In 2006, after 18 months of research, Jo and Tricia launched their pioneering co-owned social enterprise, and together with more than 650 nurses and therapists, became the first group in the country to spin out of the NHS as they believed they could deliver higher quality healthcare independently
The government’s subsequent Mutuals Policy is partly based on CSH’s experience and the quality and performance improvements they have been able to make through their model.
After being successfully operational for seven years as Central Health Surrey, they rebranded as CSH Surrey in 2013 as part of their strategy to grow and diversify.
What they do?
Their health professionals provide a wide range of inpatient and outpatient nursing and therapy services for adults: from End of Life Care to Domiciliary Physiotherapy; from Podiatry to a Rapid Response Team.
They support the health, development and wellbeing of children and young people aged 0-19 years, and their families: from Child Health Clinics to Speech and Language Therapy; from Immunisations and Breast Feeding Support Services. Furthermore, they provide specialist therapy support for children with additional needs.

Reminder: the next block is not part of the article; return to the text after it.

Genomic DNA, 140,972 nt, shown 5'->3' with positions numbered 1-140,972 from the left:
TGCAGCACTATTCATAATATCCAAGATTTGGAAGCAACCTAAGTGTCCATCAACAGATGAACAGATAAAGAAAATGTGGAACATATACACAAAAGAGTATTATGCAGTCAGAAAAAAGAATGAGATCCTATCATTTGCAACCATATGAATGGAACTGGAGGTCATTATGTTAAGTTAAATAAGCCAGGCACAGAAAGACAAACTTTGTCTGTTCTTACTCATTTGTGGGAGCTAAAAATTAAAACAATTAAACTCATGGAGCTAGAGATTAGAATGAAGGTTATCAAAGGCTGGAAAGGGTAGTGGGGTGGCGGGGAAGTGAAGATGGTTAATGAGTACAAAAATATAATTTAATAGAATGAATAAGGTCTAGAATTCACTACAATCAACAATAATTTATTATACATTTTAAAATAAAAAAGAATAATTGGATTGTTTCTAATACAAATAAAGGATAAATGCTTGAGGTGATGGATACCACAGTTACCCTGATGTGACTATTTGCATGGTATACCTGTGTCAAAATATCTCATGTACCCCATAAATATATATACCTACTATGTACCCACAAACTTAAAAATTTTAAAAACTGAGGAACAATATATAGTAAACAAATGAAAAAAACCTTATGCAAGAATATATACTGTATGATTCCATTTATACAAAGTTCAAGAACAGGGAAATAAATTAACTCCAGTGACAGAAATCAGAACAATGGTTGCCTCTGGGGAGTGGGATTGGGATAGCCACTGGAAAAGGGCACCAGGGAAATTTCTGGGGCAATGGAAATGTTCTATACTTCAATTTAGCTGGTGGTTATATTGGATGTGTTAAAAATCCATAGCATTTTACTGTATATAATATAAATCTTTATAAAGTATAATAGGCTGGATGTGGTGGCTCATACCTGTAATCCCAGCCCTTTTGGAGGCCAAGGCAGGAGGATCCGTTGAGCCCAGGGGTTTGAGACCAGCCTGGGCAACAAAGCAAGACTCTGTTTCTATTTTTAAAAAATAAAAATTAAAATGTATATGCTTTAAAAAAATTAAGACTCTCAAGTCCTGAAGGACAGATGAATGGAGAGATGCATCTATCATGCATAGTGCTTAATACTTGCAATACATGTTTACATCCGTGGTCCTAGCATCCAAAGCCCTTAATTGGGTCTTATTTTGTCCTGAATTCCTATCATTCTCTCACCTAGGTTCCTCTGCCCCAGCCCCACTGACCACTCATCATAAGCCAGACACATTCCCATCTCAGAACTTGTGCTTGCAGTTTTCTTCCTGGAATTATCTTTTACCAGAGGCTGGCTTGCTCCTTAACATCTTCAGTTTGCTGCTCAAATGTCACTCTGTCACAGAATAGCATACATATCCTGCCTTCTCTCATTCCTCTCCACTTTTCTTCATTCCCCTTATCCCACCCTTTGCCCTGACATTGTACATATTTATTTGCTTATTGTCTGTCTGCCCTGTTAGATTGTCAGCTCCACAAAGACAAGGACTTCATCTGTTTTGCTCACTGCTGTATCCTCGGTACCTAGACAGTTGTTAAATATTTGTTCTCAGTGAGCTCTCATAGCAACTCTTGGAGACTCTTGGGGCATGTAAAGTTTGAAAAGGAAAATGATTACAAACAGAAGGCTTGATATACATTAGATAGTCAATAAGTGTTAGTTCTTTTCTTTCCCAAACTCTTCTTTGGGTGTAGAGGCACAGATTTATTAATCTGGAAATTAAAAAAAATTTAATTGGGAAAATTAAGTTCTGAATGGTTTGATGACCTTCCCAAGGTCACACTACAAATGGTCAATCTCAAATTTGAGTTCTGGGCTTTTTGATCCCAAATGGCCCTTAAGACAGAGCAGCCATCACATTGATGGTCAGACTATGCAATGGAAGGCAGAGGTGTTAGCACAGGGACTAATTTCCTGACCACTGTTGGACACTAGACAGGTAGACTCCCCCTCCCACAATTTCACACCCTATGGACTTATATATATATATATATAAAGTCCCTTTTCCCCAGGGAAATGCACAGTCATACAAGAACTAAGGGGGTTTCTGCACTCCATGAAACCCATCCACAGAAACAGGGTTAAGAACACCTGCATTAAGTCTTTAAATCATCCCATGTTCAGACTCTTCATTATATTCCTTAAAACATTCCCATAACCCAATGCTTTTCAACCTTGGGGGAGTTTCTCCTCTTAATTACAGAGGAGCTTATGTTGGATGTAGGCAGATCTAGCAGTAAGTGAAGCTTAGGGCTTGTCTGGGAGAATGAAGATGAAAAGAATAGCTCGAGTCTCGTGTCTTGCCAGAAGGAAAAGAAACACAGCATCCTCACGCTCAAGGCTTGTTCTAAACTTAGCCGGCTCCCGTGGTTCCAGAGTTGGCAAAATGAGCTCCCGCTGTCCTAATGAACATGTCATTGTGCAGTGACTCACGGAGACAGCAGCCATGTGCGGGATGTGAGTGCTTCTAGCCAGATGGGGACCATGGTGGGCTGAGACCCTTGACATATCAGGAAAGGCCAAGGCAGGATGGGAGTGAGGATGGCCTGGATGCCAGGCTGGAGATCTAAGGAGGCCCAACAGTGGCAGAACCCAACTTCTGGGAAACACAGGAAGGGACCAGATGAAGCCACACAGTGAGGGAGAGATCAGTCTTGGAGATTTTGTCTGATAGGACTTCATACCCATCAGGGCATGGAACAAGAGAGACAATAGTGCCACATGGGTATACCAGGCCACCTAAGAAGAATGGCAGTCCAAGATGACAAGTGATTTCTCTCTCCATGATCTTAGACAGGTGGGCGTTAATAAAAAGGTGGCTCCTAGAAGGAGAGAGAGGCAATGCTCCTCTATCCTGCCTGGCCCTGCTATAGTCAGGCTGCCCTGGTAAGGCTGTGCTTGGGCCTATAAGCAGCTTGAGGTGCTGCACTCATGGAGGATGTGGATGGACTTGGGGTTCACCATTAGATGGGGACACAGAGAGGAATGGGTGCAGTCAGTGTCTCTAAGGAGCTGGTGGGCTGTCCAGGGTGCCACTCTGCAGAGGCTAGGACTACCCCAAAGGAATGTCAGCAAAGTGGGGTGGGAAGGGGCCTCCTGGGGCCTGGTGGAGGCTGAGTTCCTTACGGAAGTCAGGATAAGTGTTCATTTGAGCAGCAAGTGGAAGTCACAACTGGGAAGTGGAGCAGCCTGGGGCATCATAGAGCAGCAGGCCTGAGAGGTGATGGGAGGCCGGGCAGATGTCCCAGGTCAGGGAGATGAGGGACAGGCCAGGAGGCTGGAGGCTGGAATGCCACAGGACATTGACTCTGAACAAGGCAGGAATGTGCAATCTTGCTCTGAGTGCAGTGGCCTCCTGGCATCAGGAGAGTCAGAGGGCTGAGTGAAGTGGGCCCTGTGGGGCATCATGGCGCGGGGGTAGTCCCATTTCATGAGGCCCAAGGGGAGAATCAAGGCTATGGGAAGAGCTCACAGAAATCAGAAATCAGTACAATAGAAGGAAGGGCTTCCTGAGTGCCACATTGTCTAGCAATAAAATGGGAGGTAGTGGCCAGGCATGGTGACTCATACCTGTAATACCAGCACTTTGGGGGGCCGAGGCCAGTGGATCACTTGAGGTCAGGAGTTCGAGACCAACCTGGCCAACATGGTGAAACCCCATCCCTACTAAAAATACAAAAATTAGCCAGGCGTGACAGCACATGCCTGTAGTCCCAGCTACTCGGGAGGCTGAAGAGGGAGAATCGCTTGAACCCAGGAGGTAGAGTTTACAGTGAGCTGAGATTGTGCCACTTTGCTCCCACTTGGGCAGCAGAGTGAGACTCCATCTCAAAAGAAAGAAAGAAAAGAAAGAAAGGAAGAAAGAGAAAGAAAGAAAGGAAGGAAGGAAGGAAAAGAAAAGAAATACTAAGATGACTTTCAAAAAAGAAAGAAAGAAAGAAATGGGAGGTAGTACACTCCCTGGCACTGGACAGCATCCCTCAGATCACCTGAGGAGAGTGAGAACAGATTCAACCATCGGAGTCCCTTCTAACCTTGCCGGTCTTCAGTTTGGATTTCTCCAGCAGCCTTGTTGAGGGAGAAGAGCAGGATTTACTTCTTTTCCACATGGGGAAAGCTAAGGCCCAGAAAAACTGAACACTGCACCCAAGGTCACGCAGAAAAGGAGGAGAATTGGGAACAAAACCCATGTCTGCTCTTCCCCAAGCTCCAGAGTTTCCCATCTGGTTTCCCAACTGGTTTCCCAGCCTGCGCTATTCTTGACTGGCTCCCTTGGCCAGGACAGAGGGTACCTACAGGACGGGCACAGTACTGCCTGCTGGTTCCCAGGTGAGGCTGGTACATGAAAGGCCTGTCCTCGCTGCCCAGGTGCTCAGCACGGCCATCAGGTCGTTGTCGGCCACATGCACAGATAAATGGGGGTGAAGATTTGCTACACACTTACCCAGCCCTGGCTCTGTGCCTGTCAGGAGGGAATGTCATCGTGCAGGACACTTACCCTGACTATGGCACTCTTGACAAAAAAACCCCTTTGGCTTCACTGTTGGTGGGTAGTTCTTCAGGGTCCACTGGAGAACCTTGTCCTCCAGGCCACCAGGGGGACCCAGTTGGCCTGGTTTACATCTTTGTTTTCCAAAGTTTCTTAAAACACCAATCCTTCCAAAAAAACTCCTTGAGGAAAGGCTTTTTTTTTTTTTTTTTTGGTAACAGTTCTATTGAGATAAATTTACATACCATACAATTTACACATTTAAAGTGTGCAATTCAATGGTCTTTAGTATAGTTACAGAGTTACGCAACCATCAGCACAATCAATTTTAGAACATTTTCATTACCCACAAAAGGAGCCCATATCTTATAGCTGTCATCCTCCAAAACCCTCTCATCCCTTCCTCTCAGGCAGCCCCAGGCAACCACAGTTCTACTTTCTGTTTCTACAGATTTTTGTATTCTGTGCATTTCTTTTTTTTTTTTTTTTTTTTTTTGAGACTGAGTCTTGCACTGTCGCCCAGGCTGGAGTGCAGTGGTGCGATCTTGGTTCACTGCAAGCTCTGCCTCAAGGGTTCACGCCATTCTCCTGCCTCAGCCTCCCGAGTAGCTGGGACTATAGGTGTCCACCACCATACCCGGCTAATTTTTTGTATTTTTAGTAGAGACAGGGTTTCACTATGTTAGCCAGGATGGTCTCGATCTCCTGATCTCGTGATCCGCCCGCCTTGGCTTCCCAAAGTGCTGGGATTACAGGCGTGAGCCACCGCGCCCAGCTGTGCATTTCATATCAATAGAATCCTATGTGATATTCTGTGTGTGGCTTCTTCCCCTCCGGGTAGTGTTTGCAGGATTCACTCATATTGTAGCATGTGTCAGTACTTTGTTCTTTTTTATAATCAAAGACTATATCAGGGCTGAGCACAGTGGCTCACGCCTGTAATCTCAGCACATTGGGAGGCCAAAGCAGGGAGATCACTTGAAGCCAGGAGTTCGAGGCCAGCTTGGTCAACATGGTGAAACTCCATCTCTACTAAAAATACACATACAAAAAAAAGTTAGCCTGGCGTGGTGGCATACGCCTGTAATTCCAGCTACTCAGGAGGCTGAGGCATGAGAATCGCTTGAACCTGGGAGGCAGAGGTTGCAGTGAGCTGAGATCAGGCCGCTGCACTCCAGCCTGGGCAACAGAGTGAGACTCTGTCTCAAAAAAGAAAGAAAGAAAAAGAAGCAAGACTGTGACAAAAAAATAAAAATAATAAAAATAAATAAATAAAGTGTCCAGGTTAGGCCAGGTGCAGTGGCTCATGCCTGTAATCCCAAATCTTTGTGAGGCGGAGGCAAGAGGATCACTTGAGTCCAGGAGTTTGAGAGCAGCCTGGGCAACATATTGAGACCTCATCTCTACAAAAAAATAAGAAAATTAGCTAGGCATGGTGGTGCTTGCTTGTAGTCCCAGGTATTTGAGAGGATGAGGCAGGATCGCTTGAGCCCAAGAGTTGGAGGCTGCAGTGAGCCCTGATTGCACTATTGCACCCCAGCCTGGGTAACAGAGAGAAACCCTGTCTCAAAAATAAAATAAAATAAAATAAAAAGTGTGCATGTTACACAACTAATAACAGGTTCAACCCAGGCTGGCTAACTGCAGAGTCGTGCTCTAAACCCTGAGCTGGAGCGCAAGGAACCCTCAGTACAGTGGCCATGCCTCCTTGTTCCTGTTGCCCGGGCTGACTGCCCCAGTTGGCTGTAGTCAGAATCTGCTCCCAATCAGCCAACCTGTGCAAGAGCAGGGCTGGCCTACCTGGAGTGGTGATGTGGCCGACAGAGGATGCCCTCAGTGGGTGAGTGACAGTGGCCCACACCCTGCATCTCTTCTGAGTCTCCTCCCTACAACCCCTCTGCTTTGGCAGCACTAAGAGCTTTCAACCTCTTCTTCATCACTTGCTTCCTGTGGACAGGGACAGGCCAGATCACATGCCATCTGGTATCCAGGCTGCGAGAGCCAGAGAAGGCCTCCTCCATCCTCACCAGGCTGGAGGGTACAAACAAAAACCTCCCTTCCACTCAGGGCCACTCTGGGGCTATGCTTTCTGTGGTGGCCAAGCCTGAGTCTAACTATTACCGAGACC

Their vision is to be ‘recognised nationally for transforming health and care through pioneering, innovative and integrated services that deliver exceptional care for patients and customers’. They do this by putting patient care at the heart of everything they do, listening and responding to patients, co-owners and customers, continually improving their services, working collaboratively with partners and building on their strong co-ownership culture.
Business Structure and Partners